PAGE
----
Merry May We Be (Artful Devotion)

Egyptians Drowning in the Red Sea by Sadao Watanabe
Sadao Watanabe (Japanese, 1913–1996), Egyptians Drowning in the Red Sea, 1977. Hand-dyed kappazuri stencil print on momigami paper, 21 1/8 × 17 3/4 in. From the Bowden Collections.

Exodus 14:19–31:

Then the angel of God who was going before the host of Israel moved and went behind them, and the pillar of cloud moved from before them and stood behind them, coming between the host of Egypt and the host of Israel. And there was the cloud and the darkness. And it lit up the night without one coming near the other all night.

Then Moses stretched out his hand over the sea, and the LORD drove the sea back by a strong east wind all night and made the sea dry land, and the waters were divided. And the people of Israel went into the midst of the sea on dry ground, the waters being a wall to them on their right hand and on their left. The Egyptians pursued and went in after them into the midst of the sea, all Pharaoh’s horses, his chariots, and his horsemen. And in the morning watch the LORD in the pillar of fire and of cloud looked down on the Egyptian forces and threw the Egyptian forces into a panic, clogging their chariot wheels so that they drove heavily. And the Egyptians said, “Let us flee from before Israel, for the LORD fights for them against the Egyptians.”

Then the LORD said to Moses, “Stretch out your hand over the sea, that the water may come back upon the Egyptians, upon their chariots, and upon their horsemen.” So Moses stretched out his hand over the sea, and the sea returned to its normal course when the morning appeared. And as the Egyptians fled into it, the LORD threw the Egyptians into the midst of the sea. The waters returned and covered the chariots and the horsemen; of all the host of Pharaoh that had followed them into the sea, not one of them remained. But the people of Israel walked on dry ground through the sea, the waters being a wall to them on their right hand and on their left.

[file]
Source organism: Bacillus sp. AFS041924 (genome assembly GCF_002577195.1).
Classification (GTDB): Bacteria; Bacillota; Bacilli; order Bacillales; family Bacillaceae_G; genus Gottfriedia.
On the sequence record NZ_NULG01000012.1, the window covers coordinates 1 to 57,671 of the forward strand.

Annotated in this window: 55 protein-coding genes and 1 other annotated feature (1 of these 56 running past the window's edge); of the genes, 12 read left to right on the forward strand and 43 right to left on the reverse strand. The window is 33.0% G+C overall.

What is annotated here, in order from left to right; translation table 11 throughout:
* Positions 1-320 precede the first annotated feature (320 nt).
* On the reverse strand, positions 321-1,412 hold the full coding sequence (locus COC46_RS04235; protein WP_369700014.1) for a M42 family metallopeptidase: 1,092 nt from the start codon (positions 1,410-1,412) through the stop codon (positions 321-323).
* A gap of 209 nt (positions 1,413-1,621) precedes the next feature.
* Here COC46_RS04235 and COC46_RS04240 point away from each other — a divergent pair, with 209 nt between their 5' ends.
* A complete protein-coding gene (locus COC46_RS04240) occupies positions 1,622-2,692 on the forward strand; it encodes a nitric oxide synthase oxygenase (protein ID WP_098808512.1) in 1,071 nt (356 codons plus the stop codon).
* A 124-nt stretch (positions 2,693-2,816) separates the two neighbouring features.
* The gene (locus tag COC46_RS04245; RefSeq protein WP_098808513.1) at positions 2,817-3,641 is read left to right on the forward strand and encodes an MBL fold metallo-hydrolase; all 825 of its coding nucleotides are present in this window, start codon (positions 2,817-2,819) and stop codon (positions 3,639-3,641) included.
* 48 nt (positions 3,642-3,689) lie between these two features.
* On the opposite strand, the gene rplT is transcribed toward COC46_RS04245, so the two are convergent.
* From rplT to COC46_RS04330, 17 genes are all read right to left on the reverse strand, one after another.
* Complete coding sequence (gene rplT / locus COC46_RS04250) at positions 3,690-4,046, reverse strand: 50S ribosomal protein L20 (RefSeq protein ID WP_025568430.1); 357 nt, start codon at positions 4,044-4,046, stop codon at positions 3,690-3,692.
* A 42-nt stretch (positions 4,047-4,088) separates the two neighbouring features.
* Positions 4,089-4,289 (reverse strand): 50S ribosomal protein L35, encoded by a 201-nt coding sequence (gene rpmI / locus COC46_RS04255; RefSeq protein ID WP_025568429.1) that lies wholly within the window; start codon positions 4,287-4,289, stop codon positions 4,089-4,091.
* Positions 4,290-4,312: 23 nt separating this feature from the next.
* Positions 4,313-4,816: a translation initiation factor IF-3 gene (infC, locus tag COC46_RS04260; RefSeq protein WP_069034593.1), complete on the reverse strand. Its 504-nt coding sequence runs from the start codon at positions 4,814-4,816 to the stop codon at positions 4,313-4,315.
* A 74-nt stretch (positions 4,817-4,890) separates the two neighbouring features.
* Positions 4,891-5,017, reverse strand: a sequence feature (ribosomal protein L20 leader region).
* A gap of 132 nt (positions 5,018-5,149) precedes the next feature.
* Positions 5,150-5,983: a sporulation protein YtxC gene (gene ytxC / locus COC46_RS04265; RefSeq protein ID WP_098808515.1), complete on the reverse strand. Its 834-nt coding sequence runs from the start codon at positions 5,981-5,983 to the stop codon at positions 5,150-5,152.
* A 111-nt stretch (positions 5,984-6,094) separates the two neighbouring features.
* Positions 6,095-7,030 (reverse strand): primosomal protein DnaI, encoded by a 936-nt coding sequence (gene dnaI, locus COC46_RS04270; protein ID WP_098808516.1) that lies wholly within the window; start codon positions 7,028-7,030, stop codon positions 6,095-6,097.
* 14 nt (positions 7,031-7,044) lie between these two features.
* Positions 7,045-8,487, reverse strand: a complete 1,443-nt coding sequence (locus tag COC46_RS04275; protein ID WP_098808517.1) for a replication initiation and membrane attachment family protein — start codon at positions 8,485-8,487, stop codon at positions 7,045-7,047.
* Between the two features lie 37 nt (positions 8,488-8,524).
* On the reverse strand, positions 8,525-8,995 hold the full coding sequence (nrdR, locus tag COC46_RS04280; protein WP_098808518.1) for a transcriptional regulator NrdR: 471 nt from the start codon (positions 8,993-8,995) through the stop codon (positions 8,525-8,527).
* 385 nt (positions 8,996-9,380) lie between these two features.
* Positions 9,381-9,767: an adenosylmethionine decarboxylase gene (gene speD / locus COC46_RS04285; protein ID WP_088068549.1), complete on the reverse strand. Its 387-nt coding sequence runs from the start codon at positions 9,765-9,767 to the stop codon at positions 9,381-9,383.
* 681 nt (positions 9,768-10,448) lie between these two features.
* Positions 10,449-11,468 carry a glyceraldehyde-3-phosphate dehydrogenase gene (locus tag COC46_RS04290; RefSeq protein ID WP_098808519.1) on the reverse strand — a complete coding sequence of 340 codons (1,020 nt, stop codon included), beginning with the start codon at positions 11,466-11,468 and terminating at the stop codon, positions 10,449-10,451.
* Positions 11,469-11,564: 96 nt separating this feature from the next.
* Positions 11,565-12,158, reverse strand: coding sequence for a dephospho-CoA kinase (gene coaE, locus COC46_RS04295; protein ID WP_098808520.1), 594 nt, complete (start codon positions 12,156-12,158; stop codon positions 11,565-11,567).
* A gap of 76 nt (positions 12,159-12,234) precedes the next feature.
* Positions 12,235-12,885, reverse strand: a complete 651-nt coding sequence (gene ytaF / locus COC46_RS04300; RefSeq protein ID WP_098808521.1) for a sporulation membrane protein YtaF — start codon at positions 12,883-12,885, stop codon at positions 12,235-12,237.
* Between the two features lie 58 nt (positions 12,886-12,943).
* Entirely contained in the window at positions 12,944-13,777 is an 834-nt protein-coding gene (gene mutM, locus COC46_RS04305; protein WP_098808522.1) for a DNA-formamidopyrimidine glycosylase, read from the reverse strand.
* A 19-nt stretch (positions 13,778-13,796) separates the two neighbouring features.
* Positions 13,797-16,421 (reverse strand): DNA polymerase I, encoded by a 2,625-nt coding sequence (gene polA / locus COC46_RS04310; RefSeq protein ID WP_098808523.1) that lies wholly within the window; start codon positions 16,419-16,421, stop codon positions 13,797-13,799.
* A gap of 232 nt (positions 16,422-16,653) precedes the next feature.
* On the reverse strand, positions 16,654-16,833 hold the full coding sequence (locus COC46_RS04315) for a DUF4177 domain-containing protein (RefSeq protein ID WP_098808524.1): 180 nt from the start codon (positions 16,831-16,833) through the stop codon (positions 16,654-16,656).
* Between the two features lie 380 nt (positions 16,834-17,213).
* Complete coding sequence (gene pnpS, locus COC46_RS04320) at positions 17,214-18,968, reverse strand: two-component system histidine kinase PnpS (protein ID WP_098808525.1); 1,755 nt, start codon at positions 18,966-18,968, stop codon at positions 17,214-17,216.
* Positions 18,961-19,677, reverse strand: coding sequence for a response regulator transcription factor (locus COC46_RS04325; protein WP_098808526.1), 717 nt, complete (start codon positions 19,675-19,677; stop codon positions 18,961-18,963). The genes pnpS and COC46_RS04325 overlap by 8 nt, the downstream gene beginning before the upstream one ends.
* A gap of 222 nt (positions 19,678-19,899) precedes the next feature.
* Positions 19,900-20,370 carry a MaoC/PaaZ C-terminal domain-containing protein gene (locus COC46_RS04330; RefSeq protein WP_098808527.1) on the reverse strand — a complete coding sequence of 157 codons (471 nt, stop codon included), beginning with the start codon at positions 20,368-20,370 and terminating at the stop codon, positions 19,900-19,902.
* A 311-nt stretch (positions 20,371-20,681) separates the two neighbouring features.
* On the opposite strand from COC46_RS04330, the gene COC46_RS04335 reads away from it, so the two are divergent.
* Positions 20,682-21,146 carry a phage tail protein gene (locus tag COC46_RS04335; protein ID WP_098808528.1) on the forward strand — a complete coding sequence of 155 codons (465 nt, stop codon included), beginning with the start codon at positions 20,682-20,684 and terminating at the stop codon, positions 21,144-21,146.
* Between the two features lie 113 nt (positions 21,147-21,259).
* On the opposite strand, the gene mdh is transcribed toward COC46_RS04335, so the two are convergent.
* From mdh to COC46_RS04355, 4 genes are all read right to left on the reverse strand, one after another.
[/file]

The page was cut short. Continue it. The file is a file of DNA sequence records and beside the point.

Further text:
Thus the LORD saved Israel that day from the hand of the Egyptians, and Israel saw the Egyptians dead on the seashore. Israel saw the great power that the LORD used against the Egyptians, so the people feared the LORD, and they believed in the LORD and in his servant Moses.

(Related post: “‘Oh Mary, Don’t You Weep’: Death, Resurrection, and the New Exodus”)

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The Crossing of the Red Sea is read by Christians as a picture of our passing safely through the waters of judgment led by Christ, the New Moses. The traditional English carol below, “Carol of the Exodus,” is arranged by Charles Wood.

Moses, sing unto Christ thy King, who hath won the victory
And hath laid low haughty Pharaoh underneath the deep Red Sea.

Yea, merry, merry, merry, merry, merry may we be,
As bird upon the berry of the may or cherry tree,
While as we stand with harp in hand
On the shore of the Red, Red Sea.

God perforce overthrew the horse, rider, car, and axletree.
They sank as lead, and their men lie dead, dead as stone, so mote* it be!

His right hand and his wonderwand did divide at his decree
The surging wave, and thereby did save us and ours from slavery.

Thou didst blow and entomb our foe in the bottom of the sea.
And if dry-shod we went o’er, O God, be ascribed the praise to thee!

* That is, must (obsolete).


This post belongs to the weekly series Artful Devotion. If you can’t view the music player in your e-mail or RSS reader, try opening the post in your browser.

To view all the RCL scripture readings for Proper 19, cycle A, click here.

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